Sunday, February 14, 2010

Post Election Ukraine in Turmoil as Expected

Prior to the presidential election in Ukraine, Sergei Molchanov at the Centre for Research on Globalization in Montreal of Canada warned that Ukraine would fall into turmoil after the election whoever wins (“Ukraine: Elections or Emergency Rule?”; Global Research; February 1, 2010). Things are going as he said.

It is a week since the election, but Prime Minister Yulia Tymoshenko still rejects to concede her opponent Viktor Yanukovich. Tymoshenko insists that over one million fraud votes had led Yanukovich to win this election. While Tymoshenko tells her supporters not to appeal for demonstrations on the street, she is exploring another Orange protest against Yanukovich. She says that some election monitors of the OSCE will support her at the court(”Premier Says Fraud Tainted Ukraine Vote”; New York Times; February 13, 2010).

Meanwhile, European monitors praised fair election, and American and European leaders, including US President Barack Obama, NATO Secretary General Anders Fogh Rasmussen, and EU President Herman Van Rompuy, congratulated the winner Yanukovich. As Rasmussen says, they explore strategic partnership with Russia and former Soviet republics, rather than “overstretching” to the east (“NATO, EU follow U.S., welcome Ukraine's Yanukovich”; Washington Post; February 12, 2010).

Nevertheless, Tymoshenko still claims fraud votes in this election. Previously, I quoted a commentary by Mark Medish, Visiting Scholar at the Carnegie Endowment for International Peace, on this blog. Ukraine is a patchwork nation, lacking of political cohesion. Ethnic and regional divide is one of the reasons for messy disputes after the election. Also, Ukraine dos not have sufficient history as a sovereign nation state.

Let me review the article by Molchanov to understand the post-election confusion. Quoting a nationalist blogger’s comment, “I vote for Tymoshenko in the hope that either she wins and a pro-Russian criminal will not become our President or she loses by a minimal margin and take the case to court if not start fighting. Then the current President will have to disqualify both candidates and impose an emergency rule to avoid bloodshed”, Molchanov foresees two scenarios. The first is the introduction of emergency rule as Tymoshenko does not accept Yanukovich’s victory in the election. The second is uprising by Ukrainian nationalists and ethnic minorities like Cremian Tatars to support the coalition of outgoing President Yushchenko and unconceding Tymoshenko. I think that a destabilized Ukraine may lead to further clash between Russia and the West, which will ruin the Obama-Rasmussen initiatives for engagement.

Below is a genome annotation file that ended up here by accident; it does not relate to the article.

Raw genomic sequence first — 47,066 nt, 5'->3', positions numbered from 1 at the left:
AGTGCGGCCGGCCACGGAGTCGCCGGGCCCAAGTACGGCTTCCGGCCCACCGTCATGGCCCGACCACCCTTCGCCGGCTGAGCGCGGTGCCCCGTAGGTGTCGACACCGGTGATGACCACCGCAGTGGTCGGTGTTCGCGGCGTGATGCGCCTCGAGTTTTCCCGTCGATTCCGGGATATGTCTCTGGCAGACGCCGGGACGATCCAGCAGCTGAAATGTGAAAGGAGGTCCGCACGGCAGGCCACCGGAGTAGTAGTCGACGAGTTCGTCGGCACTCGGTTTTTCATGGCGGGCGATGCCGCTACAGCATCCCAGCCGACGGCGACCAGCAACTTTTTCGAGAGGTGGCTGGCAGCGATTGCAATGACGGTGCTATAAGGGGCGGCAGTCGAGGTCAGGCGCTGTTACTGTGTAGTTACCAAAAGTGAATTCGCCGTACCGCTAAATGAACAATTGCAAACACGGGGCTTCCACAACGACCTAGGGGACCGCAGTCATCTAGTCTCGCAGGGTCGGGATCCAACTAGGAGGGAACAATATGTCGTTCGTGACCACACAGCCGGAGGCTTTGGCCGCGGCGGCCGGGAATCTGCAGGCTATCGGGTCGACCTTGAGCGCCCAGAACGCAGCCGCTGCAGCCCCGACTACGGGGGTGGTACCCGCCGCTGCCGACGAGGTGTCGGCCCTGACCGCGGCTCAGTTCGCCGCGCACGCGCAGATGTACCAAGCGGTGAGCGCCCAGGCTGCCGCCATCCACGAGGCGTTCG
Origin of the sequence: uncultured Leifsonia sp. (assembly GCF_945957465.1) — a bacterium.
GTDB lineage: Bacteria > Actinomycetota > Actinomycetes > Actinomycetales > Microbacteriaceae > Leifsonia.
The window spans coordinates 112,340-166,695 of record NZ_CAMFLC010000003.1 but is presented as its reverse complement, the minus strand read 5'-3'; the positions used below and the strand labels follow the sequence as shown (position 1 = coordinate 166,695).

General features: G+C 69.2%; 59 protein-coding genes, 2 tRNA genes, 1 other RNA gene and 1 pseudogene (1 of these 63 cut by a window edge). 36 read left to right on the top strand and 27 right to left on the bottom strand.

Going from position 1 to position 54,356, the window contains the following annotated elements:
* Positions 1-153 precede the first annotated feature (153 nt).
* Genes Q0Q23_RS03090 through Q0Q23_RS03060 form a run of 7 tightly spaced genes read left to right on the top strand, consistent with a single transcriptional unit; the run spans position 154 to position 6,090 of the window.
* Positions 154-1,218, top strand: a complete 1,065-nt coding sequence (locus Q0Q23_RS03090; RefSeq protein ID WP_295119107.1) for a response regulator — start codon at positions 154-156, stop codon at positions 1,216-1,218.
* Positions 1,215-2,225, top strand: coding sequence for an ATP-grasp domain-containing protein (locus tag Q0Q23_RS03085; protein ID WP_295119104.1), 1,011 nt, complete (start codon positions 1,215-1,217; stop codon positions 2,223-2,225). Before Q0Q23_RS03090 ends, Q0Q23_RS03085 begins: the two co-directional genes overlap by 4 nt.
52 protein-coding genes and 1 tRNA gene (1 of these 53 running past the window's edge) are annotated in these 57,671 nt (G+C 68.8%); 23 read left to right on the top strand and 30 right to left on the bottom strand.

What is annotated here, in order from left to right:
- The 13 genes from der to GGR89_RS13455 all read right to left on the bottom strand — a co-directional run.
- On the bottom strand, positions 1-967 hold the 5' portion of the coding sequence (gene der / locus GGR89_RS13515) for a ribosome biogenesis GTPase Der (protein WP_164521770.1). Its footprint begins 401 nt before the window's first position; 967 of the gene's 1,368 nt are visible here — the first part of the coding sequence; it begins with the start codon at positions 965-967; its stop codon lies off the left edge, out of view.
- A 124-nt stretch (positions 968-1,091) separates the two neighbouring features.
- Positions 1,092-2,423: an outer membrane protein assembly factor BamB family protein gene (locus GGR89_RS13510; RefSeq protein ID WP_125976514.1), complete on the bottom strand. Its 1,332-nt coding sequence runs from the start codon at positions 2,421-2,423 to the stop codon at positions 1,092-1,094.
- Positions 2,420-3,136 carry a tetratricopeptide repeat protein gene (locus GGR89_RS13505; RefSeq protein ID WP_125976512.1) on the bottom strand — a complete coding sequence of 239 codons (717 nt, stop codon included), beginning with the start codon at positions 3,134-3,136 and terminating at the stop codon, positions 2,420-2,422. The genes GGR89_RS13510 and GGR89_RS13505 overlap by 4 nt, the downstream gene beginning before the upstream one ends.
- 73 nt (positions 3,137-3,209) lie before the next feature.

Yanukovich said that his administration would admit Russia’s Black Sea Fleet to stay at Sevastpol base beyond 2017 withdrawal timetable signed under the Yushchenko administration (“Yanukovich says ready for Russian fleet, gas deals”; Reuters; February 13, 2010). Ukrainian nationalists will protest vehemently against continual Russian military presence in Ukrainian territory. Also, tensions between US bases in Romania and Bulgaria and Russian bases in Ukraine could be intensified.

Even if Tymoshenko concedes, it will be quite hard to soothe Ukrainian nationalists around Kiev and north western regions. Therefore, careful observation is necessary.